Some of you during my classes would have noticed that I have been figuring out ways in improving my kote-gaeshi as often people with sturdy wrists can resist the technique unless it’s applied while the person is off-balance. I have often wondered whether it was a deficiency in technique on my part and have asked many people as to the proper way of applying kote-gaeshi or was it solely a matter of timing and generating the necessary off-balance position.
I decided to do a bit of research on my own which gels with my findings in the dojo that you cannot hope to rely on kote-gaeshi alone but more on body movement and keeping the opponent unbalanced at the point of the throw.
The supinating wristlock (in budō referred to as kote gaeshi, 小手返, “forearm return”) is a rotational wristlock, and arguably the most common wristlock. It involves rotating the hand so that it becomes maximally supinated, often referred to as ‘externally rotating’ the wrist, and hence putting a joint lock on the wrist and radioulnar joint. This can be done by grabbing the opponent’s hand with one or both hands, and twisting the hand so that the opponent’s thumb points away from the opponent. A supinating wristlock performed from a stand-up position can be used to force the opponent to the ground on his or her back. Straightening the arm does not alleviate the pressure, since the shoulder joint does not allow further supination of the hand.
It should be noted that a properly executed lock of this type does not apply torque to the wrist, itself. In practice, the bones of the forearm and, eventually, the shoulder are the focus of the lock. If performed correctly this technique will break the opponents wrist, elbow and dislocate the shoulder. In practice uke will turn over his own arm, in order to prevent his wrist from breaking. The goal of almost all throws executed via joint/bone manipulation, at least from the perspective of some classical (koryu) martial arts, is to break or dislocate a limb(s).
And Stefan Stenudd 6th Dan Aikikai’s write-up on this:
Kotegaeshi, “reversed wrist”, is a very popular throwing technique in aikido. It seems rather easy to learn, and applicable against a number of attacks. But I remember my first Japanese teacher, Toshikazu Ichimura, warning us that it is not at all as easy as it may seem.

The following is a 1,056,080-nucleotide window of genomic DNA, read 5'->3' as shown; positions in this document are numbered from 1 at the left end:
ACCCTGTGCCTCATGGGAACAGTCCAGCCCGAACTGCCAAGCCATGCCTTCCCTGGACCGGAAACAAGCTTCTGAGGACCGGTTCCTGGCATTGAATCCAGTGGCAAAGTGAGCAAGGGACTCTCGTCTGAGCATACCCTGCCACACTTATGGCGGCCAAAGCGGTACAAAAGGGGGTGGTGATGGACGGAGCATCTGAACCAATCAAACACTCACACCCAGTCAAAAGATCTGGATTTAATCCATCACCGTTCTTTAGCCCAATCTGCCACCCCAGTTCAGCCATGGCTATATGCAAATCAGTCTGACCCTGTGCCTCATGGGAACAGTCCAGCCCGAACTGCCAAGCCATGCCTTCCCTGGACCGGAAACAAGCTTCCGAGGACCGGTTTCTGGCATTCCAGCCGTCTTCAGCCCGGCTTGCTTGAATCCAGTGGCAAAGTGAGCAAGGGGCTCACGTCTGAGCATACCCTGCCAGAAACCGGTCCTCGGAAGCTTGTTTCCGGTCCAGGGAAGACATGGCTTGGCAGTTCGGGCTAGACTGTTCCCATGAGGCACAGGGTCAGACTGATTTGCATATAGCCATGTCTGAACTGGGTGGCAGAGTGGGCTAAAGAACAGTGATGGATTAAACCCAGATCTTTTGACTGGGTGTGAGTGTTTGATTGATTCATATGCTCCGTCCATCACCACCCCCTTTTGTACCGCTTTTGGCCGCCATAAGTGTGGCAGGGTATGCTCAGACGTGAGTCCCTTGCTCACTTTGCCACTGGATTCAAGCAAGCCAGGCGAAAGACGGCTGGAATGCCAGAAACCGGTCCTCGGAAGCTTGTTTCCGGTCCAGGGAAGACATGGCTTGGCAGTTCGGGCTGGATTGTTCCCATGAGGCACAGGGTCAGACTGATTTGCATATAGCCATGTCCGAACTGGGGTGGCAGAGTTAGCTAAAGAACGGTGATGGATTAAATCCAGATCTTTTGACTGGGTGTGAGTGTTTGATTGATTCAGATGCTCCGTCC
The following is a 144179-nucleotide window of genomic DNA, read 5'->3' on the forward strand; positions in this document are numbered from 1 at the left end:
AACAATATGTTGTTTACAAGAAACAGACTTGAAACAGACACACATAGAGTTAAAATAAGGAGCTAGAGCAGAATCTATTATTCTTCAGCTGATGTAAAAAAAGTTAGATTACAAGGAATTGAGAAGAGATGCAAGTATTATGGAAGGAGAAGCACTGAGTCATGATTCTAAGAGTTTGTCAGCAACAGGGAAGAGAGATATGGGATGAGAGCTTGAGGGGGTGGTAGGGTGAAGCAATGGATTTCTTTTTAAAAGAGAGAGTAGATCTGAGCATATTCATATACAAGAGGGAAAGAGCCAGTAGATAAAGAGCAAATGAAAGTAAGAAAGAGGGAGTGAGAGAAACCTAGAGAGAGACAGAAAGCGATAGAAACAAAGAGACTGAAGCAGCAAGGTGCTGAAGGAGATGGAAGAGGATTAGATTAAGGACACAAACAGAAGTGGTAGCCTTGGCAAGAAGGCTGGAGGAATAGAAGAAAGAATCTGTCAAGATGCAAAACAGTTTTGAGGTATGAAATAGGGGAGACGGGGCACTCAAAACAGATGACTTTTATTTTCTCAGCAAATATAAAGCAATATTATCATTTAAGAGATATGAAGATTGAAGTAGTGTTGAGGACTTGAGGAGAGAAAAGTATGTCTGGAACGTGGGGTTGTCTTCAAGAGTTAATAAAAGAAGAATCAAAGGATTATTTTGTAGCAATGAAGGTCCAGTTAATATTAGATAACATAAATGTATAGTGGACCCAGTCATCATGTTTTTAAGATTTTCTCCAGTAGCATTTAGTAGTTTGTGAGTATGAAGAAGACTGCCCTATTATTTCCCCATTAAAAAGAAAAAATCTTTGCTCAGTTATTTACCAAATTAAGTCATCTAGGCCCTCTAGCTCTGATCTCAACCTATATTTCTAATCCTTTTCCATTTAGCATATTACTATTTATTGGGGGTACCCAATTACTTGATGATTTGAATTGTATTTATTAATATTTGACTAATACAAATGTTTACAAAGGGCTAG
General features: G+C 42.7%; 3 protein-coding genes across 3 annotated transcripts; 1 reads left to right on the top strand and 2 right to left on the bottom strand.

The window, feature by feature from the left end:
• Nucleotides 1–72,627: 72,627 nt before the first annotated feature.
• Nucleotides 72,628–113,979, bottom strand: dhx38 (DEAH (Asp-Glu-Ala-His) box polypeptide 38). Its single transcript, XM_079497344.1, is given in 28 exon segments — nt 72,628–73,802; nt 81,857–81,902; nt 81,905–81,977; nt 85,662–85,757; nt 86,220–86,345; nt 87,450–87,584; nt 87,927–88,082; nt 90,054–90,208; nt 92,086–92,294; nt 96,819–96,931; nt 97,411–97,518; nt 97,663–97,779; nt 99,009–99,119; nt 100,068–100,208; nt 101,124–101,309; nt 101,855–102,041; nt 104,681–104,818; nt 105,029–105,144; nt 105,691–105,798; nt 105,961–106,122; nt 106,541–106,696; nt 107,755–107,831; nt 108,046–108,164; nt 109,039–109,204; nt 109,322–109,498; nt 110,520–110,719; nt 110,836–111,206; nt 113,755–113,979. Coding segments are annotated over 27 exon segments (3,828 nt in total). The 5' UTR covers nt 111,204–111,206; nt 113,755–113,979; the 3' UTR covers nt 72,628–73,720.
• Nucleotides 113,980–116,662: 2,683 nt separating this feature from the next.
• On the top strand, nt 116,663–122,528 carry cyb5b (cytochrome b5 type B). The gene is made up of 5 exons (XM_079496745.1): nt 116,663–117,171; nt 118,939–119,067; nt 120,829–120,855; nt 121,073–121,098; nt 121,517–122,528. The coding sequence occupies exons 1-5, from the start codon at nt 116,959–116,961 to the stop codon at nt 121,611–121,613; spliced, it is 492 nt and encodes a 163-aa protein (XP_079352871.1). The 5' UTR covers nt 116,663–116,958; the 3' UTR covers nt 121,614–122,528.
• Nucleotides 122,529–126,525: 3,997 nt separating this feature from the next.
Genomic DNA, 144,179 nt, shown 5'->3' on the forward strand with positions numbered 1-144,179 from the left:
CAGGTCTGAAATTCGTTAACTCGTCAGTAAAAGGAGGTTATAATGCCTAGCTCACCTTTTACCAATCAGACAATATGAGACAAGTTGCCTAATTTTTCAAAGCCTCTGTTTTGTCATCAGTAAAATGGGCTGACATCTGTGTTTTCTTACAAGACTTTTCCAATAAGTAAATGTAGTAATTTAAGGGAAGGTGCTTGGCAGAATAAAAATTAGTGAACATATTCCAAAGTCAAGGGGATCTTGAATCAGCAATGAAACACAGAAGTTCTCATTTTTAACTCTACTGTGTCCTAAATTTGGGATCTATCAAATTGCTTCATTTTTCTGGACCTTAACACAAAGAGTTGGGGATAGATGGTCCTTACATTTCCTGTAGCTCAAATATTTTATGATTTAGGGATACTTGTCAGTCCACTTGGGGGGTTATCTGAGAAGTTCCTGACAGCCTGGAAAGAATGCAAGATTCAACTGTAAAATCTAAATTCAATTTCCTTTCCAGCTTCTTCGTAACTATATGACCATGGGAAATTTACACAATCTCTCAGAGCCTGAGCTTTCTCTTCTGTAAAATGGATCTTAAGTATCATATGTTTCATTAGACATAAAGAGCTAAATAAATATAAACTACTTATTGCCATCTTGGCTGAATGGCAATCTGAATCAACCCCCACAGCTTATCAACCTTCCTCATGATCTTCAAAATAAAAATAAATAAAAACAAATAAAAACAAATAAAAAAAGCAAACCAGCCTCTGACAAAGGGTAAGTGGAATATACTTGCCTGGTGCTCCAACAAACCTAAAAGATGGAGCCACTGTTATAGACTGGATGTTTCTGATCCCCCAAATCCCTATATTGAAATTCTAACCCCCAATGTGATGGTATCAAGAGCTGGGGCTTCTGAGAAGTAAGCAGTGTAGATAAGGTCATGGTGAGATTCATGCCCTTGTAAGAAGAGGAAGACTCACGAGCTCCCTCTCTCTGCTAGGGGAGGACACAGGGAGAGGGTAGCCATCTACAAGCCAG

Usually, the thing that aikido students focus on is the actual twisting of the attacker’s wrist. That seems to be what kotegaeshi is about. But some people have sturdy wrists, indeed, and can resist the techniqe – at least enough for it to become awkward. Also, people react differently to the wrist twist, few falling elegantly and in exactly the direction tori, the one doing the technique, intended.
Aikido is all about finding pleasant solutions, where neither tori nor uke is hurt. Finding a pleasant way of doing kotegaeshi is not easy, but to settle with anything less is rude, not to say brutal. There are many examples of it in the aikido community, even among high grade practicioners. Uke is forced to the fall, through the pain and the risk of hurting the wrist. It might work – though not as surely as it seems – but the result hardly leads to an aikido that inspires and stimulates peacefulness.
Actually, I think that no aikido technique should involve pain or the threat of harm, when it is developed to its proper form.
With kotegaeshi, I think that the trick is not in the wrist twist, but in the rhythm. The movement leading up to the actual wrist twist should be a wave, which sort of automatically leads to uke’s fall. Uke is kind of sucked into the technique. In that respect, kotegaeshi is similar to some forms of kokyunage.
I think that last paragraph answered my queries. Like most Aikido techniques, it shouldn’t be the pain of the technique that should projects your opponent but rather the movement and the creation of imbalance. I think one of the techniques that best illustrates this is the proper execution of Shiho-nage which upon a proper turn would automatically setup the throw without the need for a very deep/forceful cut to throw. Something to work towards to (including myself).
Sensei Desmond has also located this video on Youtube giving an excellent explanation: